Navy League  2.67

Navy Surveyor, see Surveyors of the Navy

Nelly transport (1801)  2.61

Nelson, Horatio

     body rests in Rosia Bay after Trafalgar  2.83

     desires a station in the East India Company’s service  1.100

     on Lisbon  1.105

     prize agents  2.59

     sends HMS Kent home due to structural problems  1.9

     victualling (1803–1805)  2.63

     visits Block Mills at Portsmouth Dockyard  1.82

Nelson (120), HMS (1814): comparison with HMS Howe  1.15, 16

Nepean, Evan, Secretary to the Admiralty: resigns because of St Vincent’s Commission for Naval Enquiry  1.60

New Fire Office Insurance  1.104

Niger (32), HMS (1759)  2.83

non-recoil gun carriages, Simon Goodrich’s contrivances for  1.67

Nonsuch (or Nonesuch) (64), HMS (1774)  2.23, 24

Norfolk transport (1800)  2.61

Norris, Admiral Sir John  2.12

     Mediterranean experience  2.28

     squadron operates from Lisbon  2.14

     at Tangier (1680)  2.22

Northfleet, site of proposed new dockyard  1.14

     Lord Melville favours  1.14

     Robert Seppings a candidate to build  1.14

Northumberland (74), HMS (1798): partial application of Robert Seppings’ system  1.16

O

Office of Naval Works

     established at the Admiralty (1796)  1.21, 59

     Inspector General: post held by Samuel Bentham (1796–1807)  1.21

     renamed Civil Architect and Engineer of the Navy (1807)  1.21

     James Sadler works in the department (1800)  1.21

     transferred to the Navy Board (1807)  1.21

OEM  2.82

Ogle, Rear Admiral Sir Chaloner: commands Mediterranean fleet  2.15

Ollis family, in the Metal Mills at Portsmouth Dockyard  1.72

Oran  2.9

Orange, Prince and Princess of: visit Portsmouth Dockyard (1800)  1.93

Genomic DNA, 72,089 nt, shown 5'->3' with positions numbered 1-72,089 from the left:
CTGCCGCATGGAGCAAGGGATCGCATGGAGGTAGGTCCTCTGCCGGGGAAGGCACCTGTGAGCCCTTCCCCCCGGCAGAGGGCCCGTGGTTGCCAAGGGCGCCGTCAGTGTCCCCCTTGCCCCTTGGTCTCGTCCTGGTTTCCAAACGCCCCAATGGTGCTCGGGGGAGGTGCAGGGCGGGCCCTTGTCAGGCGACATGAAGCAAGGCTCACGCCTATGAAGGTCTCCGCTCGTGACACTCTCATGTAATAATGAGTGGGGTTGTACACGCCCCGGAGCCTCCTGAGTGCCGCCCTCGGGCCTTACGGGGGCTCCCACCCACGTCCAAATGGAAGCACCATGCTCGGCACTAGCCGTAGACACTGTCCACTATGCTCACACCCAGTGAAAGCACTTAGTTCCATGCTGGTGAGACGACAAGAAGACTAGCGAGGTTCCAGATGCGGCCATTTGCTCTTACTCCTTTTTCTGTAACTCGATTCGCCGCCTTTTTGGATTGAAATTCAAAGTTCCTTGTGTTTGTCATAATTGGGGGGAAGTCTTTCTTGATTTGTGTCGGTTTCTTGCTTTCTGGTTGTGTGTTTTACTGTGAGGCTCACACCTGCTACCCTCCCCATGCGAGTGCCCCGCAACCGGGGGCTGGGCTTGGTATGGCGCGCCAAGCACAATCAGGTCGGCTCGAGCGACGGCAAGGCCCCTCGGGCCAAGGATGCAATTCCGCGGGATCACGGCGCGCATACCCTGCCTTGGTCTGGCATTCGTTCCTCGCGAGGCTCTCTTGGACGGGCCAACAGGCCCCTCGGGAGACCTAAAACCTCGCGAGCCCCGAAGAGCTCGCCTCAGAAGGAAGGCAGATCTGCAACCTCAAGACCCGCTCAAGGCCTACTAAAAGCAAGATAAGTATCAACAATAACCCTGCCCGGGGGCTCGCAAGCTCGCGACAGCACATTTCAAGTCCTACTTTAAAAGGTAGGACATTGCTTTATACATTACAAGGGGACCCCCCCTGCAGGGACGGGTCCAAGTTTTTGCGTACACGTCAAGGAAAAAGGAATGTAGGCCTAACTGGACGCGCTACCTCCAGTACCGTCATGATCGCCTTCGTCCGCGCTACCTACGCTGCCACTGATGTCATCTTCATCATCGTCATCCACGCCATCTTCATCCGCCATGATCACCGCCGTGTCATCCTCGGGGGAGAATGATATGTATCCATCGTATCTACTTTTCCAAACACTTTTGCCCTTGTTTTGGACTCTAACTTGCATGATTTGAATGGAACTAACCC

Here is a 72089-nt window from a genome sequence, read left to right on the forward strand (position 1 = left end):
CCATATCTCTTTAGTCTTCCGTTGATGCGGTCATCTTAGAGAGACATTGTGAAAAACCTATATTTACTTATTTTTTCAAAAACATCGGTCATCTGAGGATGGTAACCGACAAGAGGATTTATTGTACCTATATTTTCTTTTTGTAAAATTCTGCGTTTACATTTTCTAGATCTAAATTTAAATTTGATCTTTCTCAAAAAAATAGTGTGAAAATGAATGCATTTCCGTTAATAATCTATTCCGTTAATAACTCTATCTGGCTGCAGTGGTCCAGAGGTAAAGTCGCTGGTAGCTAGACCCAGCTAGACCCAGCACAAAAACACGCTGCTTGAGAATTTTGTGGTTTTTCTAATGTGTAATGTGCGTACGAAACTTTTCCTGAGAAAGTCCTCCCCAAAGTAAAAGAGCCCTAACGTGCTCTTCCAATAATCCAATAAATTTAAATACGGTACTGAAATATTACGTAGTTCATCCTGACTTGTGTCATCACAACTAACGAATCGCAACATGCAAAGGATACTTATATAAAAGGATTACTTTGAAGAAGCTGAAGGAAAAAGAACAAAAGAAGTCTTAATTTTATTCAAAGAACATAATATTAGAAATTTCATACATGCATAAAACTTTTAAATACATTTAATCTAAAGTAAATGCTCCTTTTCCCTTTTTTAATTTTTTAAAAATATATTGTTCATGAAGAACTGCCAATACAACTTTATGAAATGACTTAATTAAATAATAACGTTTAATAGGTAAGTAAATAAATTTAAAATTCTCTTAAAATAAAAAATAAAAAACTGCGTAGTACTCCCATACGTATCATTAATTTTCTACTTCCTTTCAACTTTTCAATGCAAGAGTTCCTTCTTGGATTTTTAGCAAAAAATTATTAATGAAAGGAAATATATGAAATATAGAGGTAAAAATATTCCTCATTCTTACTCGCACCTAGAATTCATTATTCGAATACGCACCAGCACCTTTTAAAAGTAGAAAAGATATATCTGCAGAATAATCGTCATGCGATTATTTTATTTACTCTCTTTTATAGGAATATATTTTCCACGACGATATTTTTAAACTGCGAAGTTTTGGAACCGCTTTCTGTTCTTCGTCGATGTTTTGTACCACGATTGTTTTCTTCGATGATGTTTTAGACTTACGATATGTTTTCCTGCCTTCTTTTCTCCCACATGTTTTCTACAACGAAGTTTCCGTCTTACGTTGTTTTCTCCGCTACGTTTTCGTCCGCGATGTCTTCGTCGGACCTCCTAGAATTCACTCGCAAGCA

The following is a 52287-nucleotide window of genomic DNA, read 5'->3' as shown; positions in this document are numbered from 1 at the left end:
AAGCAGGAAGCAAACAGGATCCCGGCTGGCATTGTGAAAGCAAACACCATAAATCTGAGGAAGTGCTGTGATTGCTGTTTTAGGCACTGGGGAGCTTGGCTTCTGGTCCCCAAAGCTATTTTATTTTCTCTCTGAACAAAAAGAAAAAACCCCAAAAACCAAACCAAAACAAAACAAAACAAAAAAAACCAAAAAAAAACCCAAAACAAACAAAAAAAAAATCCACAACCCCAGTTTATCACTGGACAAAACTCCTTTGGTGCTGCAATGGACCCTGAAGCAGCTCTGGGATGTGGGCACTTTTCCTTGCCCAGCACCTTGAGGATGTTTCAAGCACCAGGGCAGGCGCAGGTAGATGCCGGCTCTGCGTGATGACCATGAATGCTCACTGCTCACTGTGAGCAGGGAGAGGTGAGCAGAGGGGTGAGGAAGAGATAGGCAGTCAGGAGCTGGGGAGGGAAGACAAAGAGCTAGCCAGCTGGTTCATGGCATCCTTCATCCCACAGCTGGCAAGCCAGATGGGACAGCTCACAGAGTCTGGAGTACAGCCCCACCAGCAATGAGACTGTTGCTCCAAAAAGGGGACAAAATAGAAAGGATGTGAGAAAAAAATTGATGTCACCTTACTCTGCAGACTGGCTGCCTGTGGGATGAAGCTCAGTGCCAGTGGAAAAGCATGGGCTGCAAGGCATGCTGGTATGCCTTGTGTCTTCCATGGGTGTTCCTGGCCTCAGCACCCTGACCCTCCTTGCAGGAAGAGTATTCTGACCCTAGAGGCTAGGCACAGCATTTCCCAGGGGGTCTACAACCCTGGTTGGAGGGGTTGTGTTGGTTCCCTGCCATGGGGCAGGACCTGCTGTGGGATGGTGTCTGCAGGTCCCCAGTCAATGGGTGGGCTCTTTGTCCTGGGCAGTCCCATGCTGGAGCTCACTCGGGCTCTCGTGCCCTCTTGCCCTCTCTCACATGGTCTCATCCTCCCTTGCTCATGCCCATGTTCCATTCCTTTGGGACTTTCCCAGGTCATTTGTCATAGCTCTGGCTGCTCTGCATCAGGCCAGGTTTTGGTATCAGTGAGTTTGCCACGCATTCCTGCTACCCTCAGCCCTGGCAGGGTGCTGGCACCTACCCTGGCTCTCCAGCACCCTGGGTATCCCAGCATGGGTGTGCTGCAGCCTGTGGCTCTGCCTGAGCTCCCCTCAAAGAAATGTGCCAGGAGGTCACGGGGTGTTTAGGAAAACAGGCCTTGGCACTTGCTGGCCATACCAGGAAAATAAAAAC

Ordnance Board

     and Gibraltar  2.26, 57

     Grand Storehouse paid for by the Victualling Board  1.37

     Legg’s Demi-Bastion at Portsmouth  1.37

     New Gun Wharf at Portsmouth (from 1799)  1.37

     transfers land at Weevil to Victualling Board (1828)  1.37

     transfers land in Portsmouth for a new Victualling store (1800–1801)  1.37

Osborn, Vice-Admiral Henry: commands Mediterranean fleet  2.16

Otway, William Henry: Commissioner of Gibraltar Yard  2.58, 83–4

P

Palermo: victualling yard at (from 1805)  2.57, 63, 64

Palma, Duke of: tours Portsmouth Dockyard (1768)  1.93

Panther (60), HMS (1758)  2.38, 39

Parker, Admiral Sir Peter: commands Jamaica squadron  2.49, 53

Parys Mine Company  1.76

Pasley, Lieutenant General Sir Charles W.  2.84

patteroes  2.32

paying off  1.99

Peace of Amiens (1802)

     influence on operational availability of line-of-battle ships vs frigates and below  1.48

     welcomed by Portsmouth Dockyard for consolidation  1.49

Peace transport (1800)  2.61

Peake, Sir Henry

     builds Block Mills in Portsmouth Dockyard with Nicholas Diddams  1.64

     first assistant master shipwright at Chatham  1.60

     opposition to Robert Seppings’ principles  1.13, 17

     Surveyor of the Navy (1806–1822)  1.13, 14, 60, 78

Peake, James: works in the Inspector General’s department (1800)  1.21

Peake, John, Navy Board Surveyor (1806–1822)

     extra assistant Civil Engineer and Architect  1.60

     fellow shipwright apprentice at Chatham with Bentham  1.60

     suggests metal standing rigging  1.25

Pelican Life Company  1.104

Pepys, Samuel  2.26

Philosophical Transactions (1814)  1.15

Phoenix Insurance  1.104

Pickard, James  1.88

Pickle, HMS (1799), armed schooner

     present at Trafalgar  1.32

     repairs completed in Plymouth by Joseph Tucker before Trafalgar  1.34

     wages expended on repair £139 5s 4d  1.32

Pitt, Thomas: Clerk of the Cheque at the Victualling Yard, Portsmouth

     salary  1.39–40

Plymouth merchantman  2.25